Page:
Facebook Ripped Off Game-Playing Kids And Their Parents In Multi-Year "Friendly Fraud" Scheme

Facebook engaged in a multi-year effort to trick kids and their parents into racking up massive charges based on deceptive in-game purchases - then refused to give the money back, according to unsealed records in a class action lawsuit. 

The in-game charges which added up to hundreds or even thousands of dollars were part of a system of "friendly fraud," according to Reveal News' Nathan Halverson, citing over 135 pages of unsealed documents which include employee emails, Facebook memos and secret strategies. 

When parents found out how much their children had spent – one 15-year-old racked up $6,500 in charges in about two weeks playing games on Facebook – the company denied requests for refunds. Facebook employees referred to these children as “whales” – a term borrowed from the casino industry to describe profligate spenders. A child could spend hundreds of dollars a day on in-game features such as arming their character with a flaming sword or a new magic spell to defeat an enemy – even if they didn’t realize it until the credit card bill arrived. -Reveal News

According to an internal document which reveals Facebook's strategy, the "friendly fraud" by game developers was encouraged in order to maximize revenues. Another internal Facebook report shows that the company knew that in-game purchase options defaulted to "the highest-cost setting," and that it "doesn't necessarily look like "real" money to a minor - nor that their parents' credit cards were linked to their Facebook account in order to spend real money in the games.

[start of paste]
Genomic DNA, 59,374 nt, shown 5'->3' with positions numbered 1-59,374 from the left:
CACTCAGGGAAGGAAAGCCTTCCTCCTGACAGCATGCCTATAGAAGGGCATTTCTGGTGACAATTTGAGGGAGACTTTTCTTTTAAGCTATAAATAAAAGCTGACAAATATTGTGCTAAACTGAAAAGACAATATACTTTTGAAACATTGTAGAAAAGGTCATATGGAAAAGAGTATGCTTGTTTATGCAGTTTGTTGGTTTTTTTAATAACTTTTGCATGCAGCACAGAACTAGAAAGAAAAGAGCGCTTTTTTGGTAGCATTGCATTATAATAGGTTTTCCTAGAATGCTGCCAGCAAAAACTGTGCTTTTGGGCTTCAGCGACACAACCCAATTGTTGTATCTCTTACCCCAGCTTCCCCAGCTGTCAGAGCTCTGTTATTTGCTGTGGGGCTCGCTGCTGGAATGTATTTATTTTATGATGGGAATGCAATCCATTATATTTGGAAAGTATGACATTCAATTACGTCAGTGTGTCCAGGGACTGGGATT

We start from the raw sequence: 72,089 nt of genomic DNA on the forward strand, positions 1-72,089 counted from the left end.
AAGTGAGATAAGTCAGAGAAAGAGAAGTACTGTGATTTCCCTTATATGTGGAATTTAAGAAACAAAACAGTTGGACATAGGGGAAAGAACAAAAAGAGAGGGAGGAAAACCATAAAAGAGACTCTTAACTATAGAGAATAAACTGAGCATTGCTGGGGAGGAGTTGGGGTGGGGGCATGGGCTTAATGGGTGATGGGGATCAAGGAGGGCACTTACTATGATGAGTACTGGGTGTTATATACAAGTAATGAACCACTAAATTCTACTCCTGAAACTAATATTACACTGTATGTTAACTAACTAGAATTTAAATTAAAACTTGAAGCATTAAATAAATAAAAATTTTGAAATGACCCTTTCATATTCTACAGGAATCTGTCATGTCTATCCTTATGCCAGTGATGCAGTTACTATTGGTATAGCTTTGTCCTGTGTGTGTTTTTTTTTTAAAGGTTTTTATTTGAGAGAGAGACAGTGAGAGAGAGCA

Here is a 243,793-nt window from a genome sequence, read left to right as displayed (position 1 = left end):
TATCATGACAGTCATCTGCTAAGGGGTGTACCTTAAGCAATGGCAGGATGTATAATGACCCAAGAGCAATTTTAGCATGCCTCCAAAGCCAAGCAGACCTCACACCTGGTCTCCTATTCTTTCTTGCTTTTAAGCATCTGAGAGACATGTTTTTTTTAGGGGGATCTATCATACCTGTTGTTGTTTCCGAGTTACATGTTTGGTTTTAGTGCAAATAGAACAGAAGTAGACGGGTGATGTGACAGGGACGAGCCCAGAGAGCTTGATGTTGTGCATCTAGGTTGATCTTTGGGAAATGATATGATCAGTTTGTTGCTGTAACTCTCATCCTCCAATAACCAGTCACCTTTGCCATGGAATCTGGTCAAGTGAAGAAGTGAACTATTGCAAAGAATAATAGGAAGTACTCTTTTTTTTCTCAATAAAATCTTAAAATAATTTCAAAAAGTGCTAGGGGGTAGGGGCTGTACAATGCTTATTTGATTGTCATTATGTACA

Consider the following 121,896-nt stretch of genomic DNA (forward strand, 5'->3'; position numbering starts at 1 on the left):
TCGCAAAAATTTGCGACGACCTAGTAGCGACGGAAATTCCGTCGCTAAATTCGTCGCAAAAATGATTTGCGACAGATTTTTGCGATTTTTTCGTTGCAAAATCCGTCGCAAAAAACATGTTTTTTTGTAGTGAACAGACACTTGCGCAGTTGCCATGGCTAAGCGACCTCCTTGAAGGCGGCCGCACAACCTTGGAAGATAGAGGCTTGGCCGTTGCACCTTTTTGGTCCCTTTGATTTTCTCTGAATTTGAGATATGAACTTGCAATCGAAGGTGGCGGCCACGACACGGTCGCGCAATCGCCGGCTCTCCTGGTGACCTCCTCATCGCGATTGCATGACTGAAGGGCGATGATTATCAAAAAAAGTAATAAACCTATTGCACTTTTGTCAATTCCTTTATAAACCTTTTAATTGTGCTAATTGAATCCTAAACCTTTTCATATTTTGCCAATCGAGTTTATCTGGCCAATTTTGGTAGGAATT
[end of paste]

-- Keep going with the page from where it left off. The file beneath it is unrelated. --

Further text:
The "friendly fraud" was particularly rampant among the games "PetVille, Happy Aquarium, Wild Ones, Barn Buddy and any Ninja game."

Facebook was well aware of the issue - even developing a method that would have mitigated the excessive in-game purchases, however the company did not implement it, "and instead told game developers that the social media giant was focused on maximizing revenues," reports Reveal

Some parents turned to the Better Business Bureau (BBB) to lodge complaints, while others turned to the courts or their credit card companies for a refund. Facebook's chargeback rate of 9 percent far exceeded the Federal Trade Commission's red-flag level of 2 percent for a "deceptive" business

U.S. District Court Judge Beth Freeman ordered the documents unsealed on Jan. 14 after Reveal from The Center for Investigative Reporting intervened last year arguing the public had a right to know how Facebook targeted children. The judge gave Facebook until January 24 to unseal the documents, although she allowed the company to keep a few of the records sealed or partially redacted. The documents span a time period of 2010 to 2014. -Reveal News

Facebook had a fix - and shelved it

"If the devs are really concerned about the cbs and not refunds it could make sense to start refunding for blatant FF-minor," wrote Facebook employee Tara Stewart to a colleague on July 8, 2011 - suggesting that perhaps the company should just refund money to parents when their minor children clearly used a credit card without permission.